There is a clear, unremitting pattern to David Cameron’s announcements on Afghanistan: they all point to the exit. Today he repeated that troops could begin returning in 2011 — contradicting a warning from the new head of the armed forces last month. As one senior military figure told me recently, Cameron “is not making our job easier”.
General Sir David Richards, the chief of defence staff, is travelling with the prime minister in Helmand and certainly gave a much warmer response to the idea of an “accelerated withdrawal” when asked this time round. But there will still be a lively discussion over the pace of the draw down and what, if anything, would slow it down.
The other big issue is what happens after 2015, when the “combat mission” comes to an end. Senior military officers are planning for a training mission to support the Afghan army, with a 1,000 or more British troops turning to teaching.
To most voters, that probably sounds harmless enough, given the “combat” is over.
But the military’s view of a training mission is a bit different. It is not what most people expect. Training Afghan forces involves mentoring them in battle, on the frontline. This won’t be done in heavily protected camps. It will involve British troops being shot at and firing back. Some men will be injured and killed. They may be called “military advisers”, but it will feel like war.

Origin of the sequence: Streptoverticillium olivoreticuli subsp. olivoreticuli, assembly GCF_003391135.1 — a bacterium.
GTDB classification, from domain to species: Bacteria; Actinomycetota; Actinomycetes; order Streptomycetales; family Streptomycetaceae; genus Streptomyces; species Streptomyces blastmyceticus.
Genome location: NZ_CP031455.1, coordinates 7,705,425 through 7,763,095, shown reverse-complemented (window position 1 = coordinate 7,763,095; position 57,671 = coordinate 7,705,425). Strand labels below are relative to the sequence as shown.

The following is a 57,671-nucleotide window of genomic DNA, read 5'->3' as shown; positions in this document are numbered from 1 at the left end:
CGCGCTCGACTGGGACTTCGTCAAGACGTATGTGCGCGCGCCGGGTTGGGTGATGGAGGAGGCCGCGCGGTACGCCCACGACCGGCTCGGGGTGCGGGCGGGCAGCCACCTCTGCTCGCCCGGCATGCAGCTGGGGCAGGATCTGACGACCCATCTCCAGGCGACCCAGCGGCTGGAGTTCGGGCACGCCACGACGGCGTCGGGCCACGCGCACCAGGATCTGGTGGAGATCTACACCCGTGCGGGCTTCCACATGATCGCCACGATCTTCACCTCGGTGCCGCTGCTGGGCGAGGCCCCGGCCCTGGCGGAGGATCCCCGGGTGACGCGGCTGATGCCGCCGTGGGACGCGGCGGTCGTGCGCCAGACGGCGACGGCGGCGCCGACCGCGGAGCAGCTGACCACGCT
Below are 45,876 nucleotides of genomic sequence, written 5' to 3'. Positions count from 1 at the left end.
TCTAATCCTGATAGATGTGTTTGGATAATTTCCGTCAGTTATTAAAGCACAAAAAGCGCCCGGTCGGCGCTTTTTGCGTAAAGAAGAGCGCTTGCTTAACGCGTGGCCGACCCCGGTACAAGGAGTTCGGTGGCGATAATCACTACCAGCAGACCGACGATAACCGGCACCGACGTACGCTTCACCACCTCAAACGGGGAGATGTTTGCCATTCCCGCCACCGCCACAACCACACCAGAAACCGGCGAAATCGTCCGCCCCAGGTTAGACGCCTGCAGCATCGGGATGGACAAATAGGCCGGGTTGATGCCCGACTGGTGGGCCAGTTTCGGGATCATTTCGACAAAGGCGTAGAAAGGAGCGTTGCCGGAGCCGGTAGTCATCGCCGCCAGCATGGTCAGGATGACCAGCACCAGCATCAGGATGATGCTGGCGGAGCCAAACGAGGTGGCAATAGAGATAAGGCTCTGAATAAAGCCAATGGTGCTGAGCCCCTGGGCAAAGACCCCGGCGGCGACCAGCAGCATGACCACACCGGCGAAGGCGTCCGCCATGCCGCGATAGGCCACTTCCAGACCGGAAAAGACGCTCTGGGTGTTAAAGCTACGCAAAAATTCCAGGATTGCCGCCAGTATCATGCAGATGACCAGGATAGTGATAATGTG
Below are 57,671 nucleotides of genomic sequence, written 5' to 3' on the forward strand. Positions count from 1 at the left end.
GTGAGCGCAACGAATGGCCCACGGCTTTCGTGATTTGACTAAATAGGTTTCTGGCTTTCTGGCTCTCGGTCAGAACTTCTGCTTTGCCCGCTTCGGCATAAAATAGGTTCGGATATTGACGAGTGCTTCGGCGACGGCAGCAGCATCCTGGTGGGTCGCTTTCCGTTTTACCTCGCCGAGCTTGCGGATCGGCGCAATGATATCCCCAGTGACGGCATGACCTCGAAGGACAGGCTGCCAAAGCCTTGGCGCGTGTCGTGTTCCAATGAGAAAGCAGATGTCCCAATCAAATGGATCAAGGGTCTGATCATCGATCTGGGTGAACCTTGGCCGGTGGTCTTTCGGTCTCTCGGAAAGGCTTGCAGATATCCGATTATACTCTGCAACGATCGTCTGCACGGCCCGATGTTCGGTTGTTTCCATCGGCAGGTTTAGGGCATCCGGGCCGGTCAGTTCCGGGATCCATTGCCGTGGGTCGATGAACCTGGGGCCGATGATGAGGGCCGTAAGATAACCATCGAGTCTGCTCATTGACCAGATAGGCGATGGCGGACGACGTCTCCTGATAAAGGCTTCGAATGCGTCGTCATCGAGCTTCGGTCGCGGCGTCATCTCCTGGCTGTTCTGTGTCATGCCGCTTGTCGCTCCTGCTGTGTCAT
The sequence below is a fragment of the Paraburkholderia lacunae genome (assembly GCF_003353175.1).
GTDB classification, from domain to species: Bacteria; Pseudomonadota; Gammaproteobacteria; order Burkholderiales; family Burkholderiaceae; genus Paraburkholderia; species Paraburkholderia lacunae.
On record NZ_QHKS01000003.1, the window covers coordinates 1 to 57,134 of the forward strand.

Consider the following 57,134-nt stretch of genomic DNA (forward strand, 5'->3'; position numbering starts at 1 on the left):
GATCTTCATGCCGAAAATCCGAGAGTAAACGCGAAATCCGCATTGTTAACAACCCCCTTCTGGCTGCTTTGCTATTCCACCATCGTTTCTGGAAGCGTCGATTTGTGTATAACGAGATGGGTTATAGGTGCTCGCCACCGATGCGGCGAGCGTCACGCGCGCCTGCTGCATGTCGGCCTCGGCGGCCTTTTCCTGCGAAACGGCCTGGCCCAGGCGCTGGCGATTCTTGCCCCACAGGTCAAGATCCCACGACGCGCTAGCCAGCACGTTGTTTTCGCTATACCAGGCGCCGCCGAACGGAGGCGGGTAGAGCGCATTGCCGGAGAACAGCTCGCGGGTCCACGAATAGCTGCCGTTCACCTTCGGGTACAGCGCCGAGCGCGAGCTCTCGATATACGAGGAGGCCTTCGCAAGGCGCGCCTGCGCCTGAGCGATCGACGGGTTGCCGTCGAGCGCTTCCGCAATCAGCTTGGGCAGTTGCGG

The other issue is how many of them are out there. To sustain 1,000 trainers — the number cited by Richards in his interview with The Sun — you’d need a relatively big base. Unless British trainers are billeted with US forces, that could mean a total commitment of something around 3,500 UK soldiers, just in order to provide force protection.
These hypotheticals just underline how complex the process of ending combat operations by 2015 will be. Cameron has so far — over setting a clear deadline and leaving Sangin — showed complete determination over drawing a line under Britain’s war in Afghanistan. But there will be many more tests to come.